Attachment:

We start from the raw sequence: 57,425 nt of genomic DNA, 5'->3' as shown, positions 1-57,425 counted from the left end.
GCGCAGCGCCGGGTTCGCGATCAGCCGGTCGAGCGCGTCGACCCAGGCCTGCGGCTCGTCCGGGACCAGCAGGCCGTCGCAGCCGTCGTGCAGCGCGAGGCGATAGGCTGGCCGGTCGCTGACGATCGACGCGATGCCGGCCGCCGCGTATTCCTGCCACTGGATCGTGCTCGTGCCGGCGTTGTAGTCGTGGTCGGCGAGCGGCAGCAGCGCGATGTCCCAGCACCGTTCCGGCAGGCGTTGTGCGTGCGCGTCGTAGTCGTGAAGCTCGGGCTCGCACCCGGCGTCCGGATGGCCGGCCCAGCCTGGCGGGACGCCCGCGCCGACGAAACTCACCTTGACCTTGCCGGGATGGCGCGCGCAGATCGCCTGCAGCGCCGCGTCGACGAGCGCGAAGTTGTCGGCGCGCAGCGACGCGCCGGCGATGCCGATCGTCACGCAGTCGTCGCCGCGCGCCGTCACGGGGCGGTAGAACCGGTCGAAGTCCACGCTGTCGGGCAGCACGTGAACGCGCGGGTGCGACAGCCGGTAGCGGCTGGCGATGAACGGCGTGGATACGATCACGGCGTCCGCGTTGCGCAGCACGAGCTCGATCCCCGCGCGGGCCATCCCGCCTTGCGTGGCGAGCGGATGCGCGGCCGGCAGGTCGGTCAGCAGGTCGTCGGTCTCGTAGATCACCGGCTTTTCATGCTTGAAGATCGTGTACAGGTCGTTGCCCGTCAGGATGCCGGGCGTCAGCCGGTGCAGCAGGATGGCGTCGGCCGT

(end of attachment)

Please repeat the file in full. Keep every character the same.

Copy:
We start from the raw sequence: 57,425 nt of genomic DNA, 5'->3' as shown, positions 1-57,425 counted from the left end.
GCGCAGCGCCGGGTTCGCGATCAGCCGGTCGAGCGCGTCGACCCAGGCCTGCGGCTCGTCCGGGACCAGCAGGCCGTCGCAGCCGTCGTGCAGCGCGAGGCGATAGGCTGGCCGGTCGCTGACGATCGACGCGATGCCGGCCGCCGCGTATTCCTGCCACTGGATCGTGCTCGTGCCGGCGTTGTAGTCGTGGTCGGCGAGCGGCAGCAGCGCGATGTCCCAGCACCGTTCCGGCAGGCGTTGTGCGTGCGCGTCGTAGTCGTGAAGCTCGGGCTCGCACCCGGCGTCCGGATGGCCGGCCCAGCCTGGCGGGACGCCCGCGCCGACGAAACTCACCTTGACCTTGCCGGGATGGCGCGCGCAGATCGCCTGCAGCGCCGCGTCGACGAGCGCGAAGTTGTCGGCGCGCAGCGACGCGCCGGCGATGCCGATCGTCACGCAGTCGTCGCCGCGCGCCGTCACGGGGCGGTAGAACCGGTCGAAGTCCACGCTGTCGGGCAGCACGTGAACGCGCGGGTGCGACAGCCGGTAGCGGCTGGCGATGAACGGCGTGGATACGATCACGGCGTCCGCGTTGCGCAGCACGAGCTCGATCCCCGCGCGGGCCATCCCGCCTTGCGTGGCGAGCGGATGCGCGGCCGGCAGGTCGGTCAGCAGGTCGTCGGTCTCGTAGATCACCGGCTTTTCATGCTTGAAGATCGTGTACAGGTCGTTGCCCGTCAGGATGCCGGGCGTCAGCCGGTGCAGCAGGATGGCGTCGGCCGT